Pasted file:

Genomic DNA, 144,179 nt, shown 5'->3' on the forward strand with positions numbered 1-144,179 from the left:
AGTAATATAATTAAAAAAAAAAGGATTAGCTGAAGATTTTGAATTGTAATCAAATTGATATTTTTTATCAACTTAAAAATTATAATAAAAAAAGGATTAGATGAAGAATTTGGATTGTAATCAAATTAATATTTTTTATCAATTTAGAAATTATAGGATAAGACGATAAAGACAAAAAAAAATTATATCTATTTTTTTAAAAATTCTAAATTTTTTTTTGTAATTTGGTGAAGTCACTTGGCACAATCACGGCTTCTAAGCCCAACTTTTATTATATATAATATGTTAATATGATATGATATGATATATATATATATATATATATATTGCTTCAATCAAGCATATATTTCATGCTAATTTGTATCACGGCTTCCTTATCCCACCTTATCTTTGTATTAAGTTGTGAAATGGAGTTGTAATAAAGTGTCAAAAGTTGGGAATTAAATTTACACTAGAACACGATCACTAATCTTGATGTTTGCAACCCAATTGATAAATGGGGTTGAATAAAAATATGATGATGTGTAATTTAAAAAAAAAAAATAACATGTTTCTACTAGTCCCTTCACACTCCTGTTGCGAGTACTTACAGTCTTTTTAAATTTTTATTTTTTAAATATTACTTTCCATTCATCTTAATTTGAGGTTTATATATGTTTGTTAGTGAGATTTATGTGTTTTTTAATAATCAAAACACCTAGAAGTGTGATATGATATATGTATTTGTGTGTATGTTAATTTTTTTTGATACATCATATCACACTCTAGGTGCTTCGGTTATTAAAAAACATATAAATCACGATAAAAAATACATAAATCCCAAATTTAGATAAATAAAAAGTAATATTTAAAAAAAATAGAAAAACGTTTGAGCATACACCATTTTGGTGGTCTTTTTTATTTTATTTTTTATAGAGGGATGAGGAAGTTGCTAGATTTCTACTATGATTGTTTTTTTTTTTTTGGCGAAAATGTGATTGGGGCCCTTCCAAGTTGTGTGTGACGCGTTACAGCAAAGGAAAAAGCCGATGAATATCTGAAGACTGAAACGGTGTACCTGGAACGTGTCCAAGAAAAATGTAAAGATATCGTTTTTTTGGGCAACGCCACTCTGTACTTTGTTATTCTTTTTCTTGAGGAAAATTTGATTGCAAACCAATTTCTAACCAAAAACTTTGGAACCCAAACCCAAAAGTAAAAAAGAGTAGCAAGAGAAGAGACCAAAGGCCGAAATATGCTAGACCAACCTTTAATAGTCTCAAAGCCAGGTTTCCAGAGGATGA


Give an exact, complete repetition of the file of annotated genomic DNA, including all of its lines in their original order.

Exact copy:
Genomic DNA, 144,179 nt, shown 5'->3' on the forward strand with positions numbered 1-144,179 from the left:
AGTAATATAATTAAAAAAAAAAGGATTAGCTGAAGATTTTGAATTGTAATCAAATTGATATTTTTTATCAACTTAAAAATTATAATAAAAAAAGGATTAGATGAAGAATTTGGATTGTAATCAAATTAATATTTTTTATCAATTTAGAAATTATAGGATAAGACGATAAAGACAAAAAAAAATTATATCTATTTTTTTAAAAATTCTAAATTTTTTTTTGTAATTTGGTGAAGTCACTTGGCACAATCACGGCTTCTAAGCCCAACTTTTATTATATATAATATGTTAATATGATATGATATGATATATATATATATATATATATATTGCTTCAATCAAGCATATATTTCATGCTAATTTGTATCACGGCTTCCTTATCCCACCTTATCTTTGTATTAAGTTGTGAAATGGAGTTGTAATAAAGTGTCAAAAGTTGGGAATTAAATTTACACTAGAACACGATCACTAATCTTGATGTTTGCAACCCAATTGATAAATGGGGTTGAATAAAAATATGATGATGTGTAATTTAAAAAAAAAAAATAACATGTTTCTACTAGTCCCTTCACACTCCTGTTGCGAGTACTTACAGTCTTTTTAAATTTTTATTTTTTAAATATTACTTTCCATTCATCTTAATTTGAGGTTTATATATGTTTGTTAGTGAGATTTATGTGTTTTTTAATAATCAAAACACCTAGAAGTGTGATATGATATATGTATTTGTGTGTATGTTAATTTTTTTTGATACATCATATCACACTCTAGGTGCTTCGGTTATTAAAAAACATATAAATCACGATAAAAAATACATAAATCCCAAATTTAGATAAATAAAAAGTAATATTTAAAAAAAATAGAAAAACGTTTGAGCATACACCATTTTGGTGGTCTTTTTTATTTTATTTTTTATAGAGGGATGAGGAAGTTGCTAGATTTCTACTATGATTGTTTTTTTTTTTTTGGCGAAAATGTGATTGGGGCCCTTCCAAGTTGTGTGTGACGCGTTACAGCAAAGGAAAAAGCCGATGAATATCTGAAGACTGAAACGGTGTACCTGGAACGTGTCCAAGAAAAATGTAAAGATATCGTTTTTTTGGGCAACGCCACTCTGTACTTTGTTATTCTTTTTCTTGAGGAAAATTTGATTGCAAACCAATTTCTAACCAAAAACTTTGGAACCCAAACCCAAAAGTAAAAAAGAGTAGCAAGAGAAGAGACCAAAGGCCGAAATATGCTAGACCAACCTTTAATAGTCTCAAAGCCAGGTTTCCAGAGGATGA